National | Blue Whale challenge game does exist, finds AIIMS
NATIONAL | March 16, 2018
While lack of case studies have prompted many to doubt the existence of the suicide game called Blue Whale Challenge, doctors at the All India Institute of Medical Sciences have documented one such case and confirmed that the game does exist. The doctors have even reported it in a medical journal called "Asia-Pacific Psychiatry".
Under Blue Whale Challenge, a group of administrators gives a participant a task to complete daily — for a period of 50 days — which culminates in the participant committing suicide.
According to the AIIMS doctors, the victim, a student, came to the institute's Behavioural Addiction Clinic with his father last year. He had received the link to the online game in his social media account. When he clicked on the link, an application was installed on his phone. Its icon resembled a "big fish", the boy recalled. Every day, the application set out a unique task for him, which he performed. The first task was to clap twice and say "I am very strong". While the boy didn't remember what the second step was, the third task involved carving "F15" on his forearm with a sharp object, the fourth called for standing in balcony for 2-3 hours, the fifth to carve a picture of blue whale on himself — which he did — and the sixth to listen to a tune played through the application.
Thankfully, the boy's father happened to spot the application on the phone before he could set out for the seventh task. As the father was aware of the game and a number of suicides being attributed to it, he immediately deleted the application and rushed him to BAC. The family later informed the doctors that the child was "normal" throughout his life, but preferred to be alone. He was a good student and even during the time when he was playing the game, there was no noticeable change in his behaviour.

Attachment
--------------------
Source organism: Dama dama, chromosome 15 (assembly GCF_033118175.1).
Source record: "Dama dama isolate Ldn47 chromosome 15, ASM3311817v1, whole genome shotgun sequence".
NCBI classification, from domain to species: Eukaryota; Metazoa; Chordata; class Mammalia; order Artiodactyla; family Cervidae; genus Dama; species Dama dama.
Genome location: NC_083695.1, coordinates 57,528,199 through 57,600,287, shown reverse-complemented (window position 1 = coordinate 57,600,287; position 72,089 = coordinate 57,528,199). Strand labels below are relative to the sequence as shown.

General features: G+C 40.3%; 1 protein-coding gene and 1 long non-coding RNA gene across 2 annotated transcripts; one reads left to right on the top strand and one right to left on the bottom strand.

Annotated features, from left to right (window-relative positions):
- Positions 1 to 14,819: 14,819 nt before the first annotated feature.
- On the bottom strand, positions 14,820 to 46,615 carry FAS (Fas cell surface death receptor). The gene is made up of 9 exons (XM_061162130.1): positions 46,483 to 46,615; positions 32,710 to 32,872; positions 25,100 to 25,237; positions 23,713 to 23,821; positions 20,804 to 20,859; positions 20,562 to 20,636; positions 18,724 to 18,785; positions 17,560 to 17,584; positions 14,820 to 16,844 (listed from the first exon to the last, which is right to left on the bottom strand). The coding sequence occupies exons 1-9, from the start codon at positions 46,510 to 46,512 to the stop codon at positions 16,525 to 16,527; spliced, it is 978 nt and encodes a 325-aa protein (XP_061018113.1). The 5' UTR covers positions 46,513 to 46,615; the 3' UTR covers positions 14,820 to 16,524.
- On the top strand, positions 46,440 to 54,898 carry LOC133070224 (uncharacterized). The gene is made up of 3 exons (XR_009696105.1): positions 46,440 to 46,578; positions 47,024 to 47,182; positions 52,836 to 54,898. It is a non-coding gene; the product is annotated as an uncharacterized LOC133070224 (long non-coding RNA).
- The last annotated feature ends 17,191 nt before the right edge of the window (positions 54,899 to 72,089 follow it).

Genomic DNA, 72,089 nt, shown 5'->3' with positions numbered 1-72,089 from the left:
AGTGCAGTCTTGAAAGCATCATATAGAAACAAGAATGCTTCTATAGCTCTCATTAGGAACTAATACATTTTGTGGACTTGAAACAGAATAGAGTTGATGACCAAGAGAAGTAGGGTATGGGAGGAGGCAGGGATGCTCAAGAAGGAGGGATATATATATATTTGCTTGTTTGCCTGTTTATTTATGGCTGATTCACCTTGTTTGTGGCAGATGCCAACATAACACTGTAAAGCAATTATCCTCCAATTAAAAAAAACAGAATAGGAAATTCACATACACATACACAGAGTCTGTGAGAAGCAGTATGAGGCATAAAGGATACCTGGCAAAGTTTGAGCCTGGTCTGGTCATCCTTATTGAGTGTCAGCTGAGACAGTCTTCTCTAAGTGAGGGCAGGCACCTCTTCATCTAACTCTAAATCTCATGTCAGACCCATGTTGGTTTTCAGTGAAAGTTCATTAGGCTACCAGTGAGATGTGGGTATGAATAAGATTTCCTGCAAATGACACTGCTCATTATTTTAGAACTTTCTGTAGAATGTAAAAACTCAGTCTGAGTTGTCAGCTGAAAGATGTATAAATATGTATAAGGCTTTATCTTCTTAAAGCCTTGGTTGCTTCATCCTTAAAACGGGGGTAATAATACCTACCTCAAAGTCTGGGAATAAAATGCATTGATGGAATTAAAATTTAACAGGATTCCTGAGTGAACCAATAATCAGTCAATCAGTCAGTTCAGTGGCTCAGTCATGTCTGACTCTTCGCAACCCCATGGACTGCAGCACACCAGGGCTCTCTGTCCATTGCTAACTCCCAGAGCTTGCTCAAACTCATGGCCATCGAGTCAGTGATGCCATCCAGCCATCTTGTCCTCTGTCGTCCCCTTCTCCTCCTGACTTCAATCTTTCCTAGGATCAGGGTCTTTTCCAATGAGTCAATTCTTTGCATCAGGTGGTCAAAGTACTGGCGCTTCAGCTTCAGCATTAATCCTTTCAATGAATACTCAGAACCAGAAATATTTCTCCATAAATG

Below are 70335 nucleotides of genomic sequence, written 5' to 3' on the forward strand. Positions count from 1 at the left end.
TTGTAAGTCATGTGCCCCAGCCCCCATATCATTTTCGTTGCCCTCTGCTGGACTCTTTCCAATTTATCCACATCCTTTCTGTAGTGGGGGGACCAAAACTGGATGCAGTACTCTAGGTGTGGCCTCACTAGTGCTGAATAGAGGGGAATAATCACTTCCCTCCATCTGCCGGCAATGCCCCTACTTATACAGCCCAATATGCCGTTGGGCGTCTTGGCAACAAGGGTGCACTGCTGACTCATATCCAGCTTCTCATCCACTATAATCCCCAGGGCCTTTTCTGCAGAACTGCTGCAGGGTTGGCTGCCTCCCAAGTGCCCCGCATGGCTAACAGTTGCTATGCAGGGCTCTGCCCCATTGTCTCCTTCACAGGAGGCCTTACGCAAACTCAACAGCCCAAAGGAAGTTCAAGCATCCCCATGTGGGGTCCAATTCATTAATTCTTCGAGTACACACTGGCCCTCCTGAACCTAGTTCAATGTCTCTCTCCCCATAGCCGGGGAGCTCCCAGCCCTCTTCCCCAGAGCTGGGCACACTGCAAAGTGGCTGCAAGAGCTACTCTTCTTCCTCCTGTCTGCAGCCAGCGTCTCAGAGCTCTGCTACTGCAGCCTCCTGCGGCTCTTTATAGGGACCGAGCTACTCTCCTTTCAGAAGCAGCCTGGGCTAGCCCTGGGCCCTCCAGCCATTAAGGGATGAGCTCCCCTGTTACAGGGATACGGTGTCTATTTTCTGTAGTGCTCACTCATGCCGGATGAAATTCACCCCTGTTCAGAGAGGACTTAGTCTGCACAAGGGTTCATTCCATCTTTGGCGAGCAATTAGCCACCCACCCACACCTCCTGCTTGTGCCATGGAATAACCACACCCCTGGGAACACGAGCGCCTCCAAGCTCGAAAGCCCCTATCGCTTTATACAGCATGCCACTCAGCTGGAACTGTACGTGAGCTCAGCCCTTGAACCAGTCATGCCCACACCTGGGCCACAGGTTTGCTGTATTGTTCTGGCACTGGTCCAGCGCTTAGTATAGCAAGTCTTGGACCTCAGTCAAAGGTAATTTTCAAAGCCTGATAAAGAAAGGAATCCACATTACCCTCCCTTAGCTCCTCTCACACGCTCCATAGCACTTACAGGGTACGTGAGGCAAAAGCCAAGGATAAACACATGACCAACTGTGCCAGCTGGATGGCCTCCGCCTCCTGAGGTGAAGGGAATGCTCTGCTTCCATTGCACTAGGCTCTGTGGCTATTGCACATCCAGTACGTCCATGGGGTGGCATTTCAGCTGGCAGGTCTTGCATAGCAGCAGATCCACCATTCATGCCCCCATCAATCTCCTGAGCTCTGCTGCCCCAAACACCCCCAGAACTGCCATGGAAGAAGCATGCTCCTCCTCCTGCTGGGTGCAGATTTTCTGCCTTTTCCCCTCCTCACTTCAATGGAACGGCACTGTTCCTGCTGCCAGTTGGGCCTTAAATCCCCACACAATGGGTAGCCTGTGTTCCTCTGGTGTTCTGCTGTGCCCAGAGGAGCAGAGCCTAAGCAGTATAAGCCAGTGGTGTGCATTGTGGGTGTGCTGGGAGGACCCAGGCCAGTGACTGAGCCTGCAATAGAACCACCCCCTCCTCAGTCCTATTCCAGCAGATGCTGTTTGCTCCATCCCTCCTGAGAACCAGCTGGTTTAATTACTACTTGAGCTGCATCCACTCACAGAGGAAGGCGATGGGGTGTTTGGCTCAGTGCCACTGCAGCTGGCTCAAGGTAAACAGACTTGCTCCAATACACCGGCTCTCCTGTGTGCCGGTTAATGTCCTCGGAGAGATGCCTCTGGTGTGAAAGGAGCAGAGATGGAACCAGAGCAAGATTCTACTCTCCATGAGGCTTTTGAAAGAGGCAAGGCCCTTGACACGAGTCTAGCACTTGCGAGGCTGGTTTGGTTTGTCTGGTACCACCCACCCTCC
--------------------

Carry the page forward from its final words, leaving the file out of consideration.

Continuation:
However, clinical evaluation revealed that the boy had symptoms of depression. The boy said he took up the tasks out of curiosity. "We gave him medications and counselled him further to quit the habit," Dr Y P S Balhara, who heads the behavioural addiction clinic at AIIMS, told media. He refused to divulge further details on the case citing privacy, but added there was no previous record of Blue Whale Challenge in any other medical journal as yet.
Balhara, an associate professor of psychiatry at AIIMS, said they have uploaded a video on the BAC site to make people aware of the game, how to spot the signs of children being involved in it and how to avoid them. "The boy's case confirms the existence of the game," he said. The doctors said many other similar games were available online and parents should be aware of them. "Children are susceptible to games that involve self-harm. So, parents and teachers should look out for suspicious behaviour. Also, mental health professionals need to take such concerns when pointed out to them seriously," said an expert.
He added that unrestricted internet usage among children needed to be relooked at, as well.
In November last year, the Centre expressed its helplessness to curb the menace of Blue Whale challenge before the Supreme Court, adding that it had decided to pursue the policy of "prevention is better than cure" and issued a circular to all schools regarding the safe use of internet in educational institutions. The government also suggested to Facebook to take proactive steps to identify those users who were depressed and seek to play the Blue Whale game and alert local police.
The Centre's submission came following brainstorming sessions with scientists, information technology experts and internet and social media companies, which could not yield any solution.